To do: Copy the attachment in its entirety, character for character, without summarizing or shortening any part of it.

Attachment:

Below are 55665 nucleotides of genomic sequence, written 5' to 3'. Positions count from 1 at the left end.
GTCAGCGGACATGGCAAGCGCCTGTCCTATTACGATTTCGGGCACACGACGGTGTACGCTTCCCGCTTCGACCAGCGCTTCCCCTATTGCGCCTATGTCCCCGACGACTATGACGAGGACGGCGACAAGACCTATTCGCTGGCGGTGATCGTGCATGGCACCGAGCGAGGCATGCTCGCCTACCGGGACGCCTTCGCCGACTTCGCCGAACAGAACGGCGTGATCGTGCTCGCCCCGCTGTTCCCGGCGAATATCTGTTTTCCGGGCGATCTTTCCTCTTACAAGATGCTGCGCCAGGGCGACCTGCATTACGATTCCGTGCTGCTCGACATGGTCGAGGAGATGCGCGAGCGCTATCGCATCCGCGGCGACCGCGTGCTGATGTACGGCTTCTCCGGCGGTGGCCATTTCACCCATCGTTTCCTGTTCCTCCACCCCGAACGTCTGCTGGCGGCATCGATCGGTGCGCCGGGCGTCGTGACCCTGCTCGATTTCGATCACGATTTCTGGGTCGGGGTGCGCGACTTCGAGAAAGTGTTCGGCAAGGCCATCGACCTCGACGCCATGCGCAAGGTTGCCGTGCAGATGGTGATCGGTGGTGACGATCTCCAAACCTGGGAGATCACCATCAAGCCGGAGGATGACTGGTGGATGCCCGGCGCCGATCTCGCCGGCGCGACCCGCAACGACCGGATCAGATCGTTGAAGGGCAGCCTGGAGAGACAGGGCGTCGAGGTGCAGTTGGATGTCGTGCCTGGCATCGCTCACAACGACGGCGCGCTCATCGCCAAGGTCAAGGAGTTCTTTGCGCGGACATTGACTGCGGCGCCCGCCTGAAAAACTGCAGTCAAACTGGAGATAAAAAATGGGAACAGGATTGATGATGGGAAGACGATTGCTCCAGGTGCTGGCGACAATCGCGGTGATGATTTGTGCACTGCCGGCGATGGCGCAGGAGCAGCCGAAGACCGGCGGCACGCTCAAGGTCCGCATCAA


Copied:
Below are 55665 nucleotides of genomic sequence, written 5' to 3'. Positions count from 1 at the left end.
GTCAGCGGACATGGCAAGCGCCTGTCCTATTACGATTTCGGGCACACGACGGTGTACGCTTCCCGCTTCGACCAGCGCTTCCCCTATTGCGCCTATGTCCCCGACGACTATGACGAGGACGGCGACAAGACCTATTCGCTGGCGGTGATCGTGCATGGCACCGAGCGAGGCATGCTCGCCTACCGGGACGCCTTCGCCGACTTCGCCGAACAGAACGGCGTGATCGTGCTCGCCCCGCTGTTCCCGGCGAATATCTGTTTTCCGGGCGATCTTTCCTCTTACAAGATGCTGCGCCAGGGCGACCTGCATTACGATTCCGTGCTGCTCGACATGGTCGAGGAGATGCGCGAGCGCTATCGCATCCGCGGCGACCGCGTGCTGATGTACGGCTTCTCCGGCGGTGGCCATTTCACCCATCGTTTCCTGTTCCTCCACCCCGAACGTCTGCTGGCGGCATCGATCGGTGCGCCGGGCGTCGTGACCCTGCTCGATTTCGATCACGATTTCTGGGTCGGGGTGCGCGACTTCGAGAAAGTGTTCGGCAAGGCCATCGACCTCGACGCCATGCGCAAGGTTGCCGTGCAGATGGTGATCGGTGGTGACGATCTCCAAACCTGGGAGATCACCATCAAGCCGGAGGATGACTGGTGGATGCCCGGCGCCGATCTCGCCGGCGCGACCCGCAACGACCGGATCAGATCGTTGAAGGGCAGCCTGGAGAGACAGGGCGTCGAGGTGCAGTTGGATGTCGTGCCTGGCATCGCTCACAACGACGGCGCGCTCATCGCCAAGGTCAAGGAGTTCTTTGCGCGGACATTGACTGCGGCGCCCGCCTGAAAAACTGCAGTCAAACTGGAGATAAAAAATGGGAACAGGATTGATGATGGGAAGACGATTGCTCCAGGTGCTGGCGACAATCGCGGTGATGATTTGTGCACTGCCGGCGATGGCGCAGGAGCAGCCGAAGACCGGCGGCACGCTCAAGGTCCGCATCAA